19.Rhe1 a3 20.b3 Bb4 21.Re3 c5!?

It was possible to wait with 21...Rfe8 but Andreikin got tired doing nothing. The game gains speed.

22.d5 exd5 23.cxd5

Vishy makes a practical decision. The computers suggest 23.Nf5 dxc4 (23...d4 24.Re2 Kh7 25.g4±) and now:

A. 24.Rxd7!? Rxd7 25.Qg3 Ne8 26.Nxc4 Qd8 (26...f6 27.Qg6 Qd8 28.Nxh6+ Kh8 29.Nf5 Kg8 30.Nb6! Qxb6 31.Rxe8±) 27.Rxe8 Qf6 28.Re5 with white's edge.

B. 24.Nxc4 Kh7 25.Re7 Rde8 and black can hold.

23...Nb6 24.Red3 Qc8?

Too slow. White now has the advantage. Black had better choices.
White gets a small edge after 24...c4 25.bxc4 Nxc4 26.Nxc4 Qxc4 27.Rd4 Qc3 28.d6.
However, the engines show that after 24...Nbxd5 25.Rxd5 Nxd5 26.Rxd5 Rxd5 27.Qxd5 Rd8 black may equalize.

25.d6! Rfe8?

Black is having a hard time. 25...c4? is also pointless: 26.bxc4 Nxc4 (26...Rfe8 27.Rb3 Bc5 28.Rb5+-) 27.Rd4! b5 28.Nc6 wins.


Anand is winning. The black king does not have enough defenders.


Black also has problems after 26...Qf5 27.g4 Qh7 28.Qxb7+-; or 26...Qe6 27.Nxf6+ Qxf6 28.Qxb7+-.


The knight exchange does not spoil the win, but
27.d7! was much stronger, for example:

A. 27...Nbxd7 28.Nxf6+ Rxf6 29.Nxd7+-;

B. 27...Nfxd7 28.Qg4 g6 29.Nxf7! Kxf7 30.f5 Rc6 31.fxg6+ Kg8 (31...Rxg6 32.Rf1+) 32.Qf4 Rxg6 33.Rd6+-;

C. 27...Qc7 28.f5! and now:

c1) 28...Qxe5 29.Re3! wins.
c2) 28...c4 29.Nxc4 Rc6 (29...Nxc4 30.fxe6+-) 30.Bf4+-;
c3) 28...Rxe5 29.Nxf6+ gxf6 (29...Kh8 30.Bxh6! gxh6 31.Qf4 Kg7 32.Nh5+ Kh7 33.Qg3+-) 30.Bxh6, threatening 31.Qg4+.

27...Rxf6 28.d7!

The pawn has a grip on black's position.

28...Qc7 29.Qg4

Anand is making it more complicated, since white should win after
29.Ng4! Rc6 (29...Rg6 30.f5 Rxg4 31.Qxg4+-) 30.f5!, for example 30...Qb8 31.f6!; or 30...c4 31.Bf4+-; or 30...Rxd7 31.f6! Rxd3 32.Nxh6+!; or 30...h5 31.Bf4 hxg4 32.Qe4! wins.
The next sequence is rather forced.

29...c4 30.Rg3 g6 31.h5 cxb3 32.Rxb3 Na4 33.hxg6 fxg6 34.Rxb4 Nc3+ 35.Kc2!

Walking into discovered checks is the right solution. After 35.Ka1? Nxd1 36.Rc4 Qd6 37.Qf3 Rxd7! (37...Qxe5+? 38.fxe5 Rxf3 39.Rc8! Rff8 40.Rxd8 Rxd8 41.e6+-) 38.Qb3 Rff7 39.Bxa3 Qd5 the chances are equal.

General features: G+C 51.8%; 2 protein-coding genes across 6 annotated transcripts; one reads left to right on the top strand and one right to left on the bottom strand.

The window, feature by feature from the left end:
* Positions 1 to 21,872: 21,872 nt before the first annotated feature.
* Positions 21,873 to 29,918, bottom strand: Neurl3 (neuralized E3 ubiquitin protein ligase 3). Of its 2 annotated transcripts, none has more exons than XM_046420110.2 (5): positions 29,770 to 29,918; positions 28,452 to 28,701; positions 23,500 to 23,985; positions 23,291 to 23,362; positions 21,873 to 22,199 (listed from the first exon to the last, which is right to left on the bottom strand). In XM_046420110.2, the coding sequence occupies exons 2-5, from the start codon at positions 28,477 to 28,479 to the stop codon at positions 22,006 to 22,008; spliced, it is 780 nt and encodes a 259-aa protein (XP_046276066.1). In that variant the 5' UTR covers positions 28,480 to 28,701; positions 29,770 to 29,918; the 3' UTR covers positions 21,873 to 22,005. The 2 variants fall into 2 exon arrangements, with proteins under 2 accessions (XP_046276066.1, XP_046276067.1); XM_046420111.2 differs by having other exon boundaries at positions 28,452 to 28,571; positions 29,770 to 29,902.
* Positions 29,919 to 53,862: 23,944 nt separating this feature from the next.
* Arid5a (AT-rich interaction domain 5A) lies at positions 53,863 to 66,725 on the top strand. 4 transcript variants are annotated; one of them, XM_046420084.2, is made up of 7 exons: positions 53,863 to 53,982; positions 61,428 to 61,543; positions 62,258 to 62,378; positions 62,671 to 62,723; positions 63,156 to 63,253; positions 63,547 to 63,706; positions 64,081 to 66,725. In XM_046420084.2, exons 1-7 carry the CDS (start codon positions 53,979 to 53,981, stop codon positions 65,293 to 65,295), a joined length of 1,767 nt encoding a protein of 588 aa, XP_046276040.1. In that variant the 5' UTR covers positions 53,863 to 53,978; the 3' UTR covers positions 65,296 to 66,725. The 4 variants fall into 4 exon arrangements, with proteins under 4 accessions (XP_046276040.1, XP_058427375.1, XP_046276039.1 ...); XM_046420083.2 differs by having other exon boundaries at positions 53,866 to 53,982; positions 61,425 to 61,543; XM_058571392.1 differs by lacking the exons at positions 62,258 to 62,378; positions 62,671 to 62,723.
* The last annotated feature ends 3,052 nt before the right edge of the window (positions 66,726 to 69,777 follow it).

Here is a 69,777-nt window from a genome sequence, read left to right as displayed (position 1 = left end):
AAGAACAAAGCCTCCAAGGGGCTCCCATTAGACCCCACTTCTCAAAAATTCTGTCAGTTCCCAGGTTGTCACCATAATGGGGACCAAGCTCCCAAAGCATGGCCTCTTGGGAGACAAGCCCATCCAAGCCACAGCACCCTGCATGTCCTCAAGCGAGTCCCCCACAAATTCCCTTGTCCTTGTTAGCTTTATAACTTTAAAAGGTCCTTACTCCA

There is no profitable check, so black takes care of the square c4.


In the heat of battle, Anand was not sure about the following variations:
A. 36.Bd2! Nxa2+ 37.Kb1 Nxb4 (37...Nc3+ 38.Ka1+-) 38.Bxb4 a2+ 39.Kb2+-;
B. 36.Rc4 bxc4 37.Kxc3 Qa5+ 38.Kxc4 Qa4+ 39.Kc3+-

But both lines win.

36...Na4 37.Qf3

Again 37.Bd2! was more powerful, for example 37...Nc5+ 38.Kxa3 and now:
A. 38...Nxd7 39.Kb2 Rd6 40.Bc3 Nxe5 41.Bxe5 Rd2+ 42.Rxd2 Rxd2+ 43.Ka1+-
B. 38...Ra6+ 39.Kb2 Nd3+ (39...Qa5 40.a4! Nxa4+ 41.Kc2 Qc7+ (41...Nc5 42.Bc3+-) 42.Kb1 Nc3+ 43.Bxc3 Qxc3 44.Rb2+-) 40.Kb1! wins, but not 40.Nxd3? Rxa2+ 41.Kxa2 Qc2+ 42.Nb2 Ra8+ 43.Ra4 Rxa4 mate.

37...Nc5+ 38.Kc2

Vishy is still on the winning path. He could have even sacrificed a rook: 38.Kxa3 Qa5+ 39.Kb2 Qxb4+ 40.Ka1 Ra6 41.Qd5+ Ne6 (41...Kh8 42.Bb2 Nb3+ 43.Kb1+-) 42.Bb2 and white should win.


After 38...Na6+ 39.Kb1 Nxb4 40.Qb3+ wins.


The computers point out a fancy win 39.Rc4! bxc4 but are not sure which choice is the best now:

A. 40.Qxa3! the simplest 40...Nc5 (40...Ra8 41.Qe7 Qd8 42.Ba3+-) 41.Rd5 Nb7 42.Qc3 Nc5 (42...Rd6 43.Rxd6 Nxd6 44.Qg3 Rxd7 (44...g5 45.Qg4!) 45.Nxd7 Qxd7 46.Qxg6+ Kf8 47.Qxh6++-) 43.Ng4+-;

B. 40.Qd5+ Kh7 41.Ng4 Qb6 (41...Rff8 42.Bxa3) 42.Nxf6+ Qxf6 43.Qe5 Qxe5 (43...Qf7 44.Qb5 Nb2 45.Qd5; 43...Qf5+ 44.Qxf5 gxf5 45.Bxa3 Nb6 46.Bc5 Nxd7 47.Be7 Ra8 48.Rxd7 Rxa2+ 49.Kc3 Rxg2 50.Bf8++-) 44.fxe5 Nc5 45.Bxa3+-;

C. 40.Bxa3
a) 40...Kh7 41.Be7 Qb8 42.Qa3+- Qb7 43.Bxd8 Qe4+ 44.Kc1 Qxf4+ 45.Kb1 Qf5+ 46.Nd3 cxd3 47.Qxa4 (47.Bxf6? d2+ 48.Ka1 Qxf6+ 49.Kb1 Qf5+=) 47...Rd6 48.Ba5 Rxd7 49.Bc3+-;
b) 40...Qb6 41.Qd5+ Kh7 42.Rd4!+-;
c) 40...Re6 41.Qd5 Qb6 42.Qxc4 winning material.

The alternative 39.Kd2 Qd6+ 40.Nd3 is not easy to choose before the time control, but it should win, too:

a) 40...Rf7!? - best - 41.Bxa3 (41.Ke1 Rfxd7 42.Rd2 Qc7±) 41...Rfxd7 42.Rb3 +-
b) 40...Qxd7 41.Bxa3 Nb6 42.Bb2 Rd6 43.Rb3 Nc4+ 44.Kc1+-
c) 40...Rxd7 41.Bxa3 Nb2 42.Rxb2 Qxa3 43.Kc1 Rfd6 44.Nf2+-

39...Nc5+ 40.Kc2 Na4+

The time control is over and all options in move 39 are still available to Anand. But human mind has its limits and a draw suited the Indian GM just fine.

41.Kb3 Draw

* This is the personal opinion of the writer or publication and does not necessarily represent the views of Malay Mail Online
** A previous version of this article contained an error about the year of the World Championship Match in India which has since been corrected.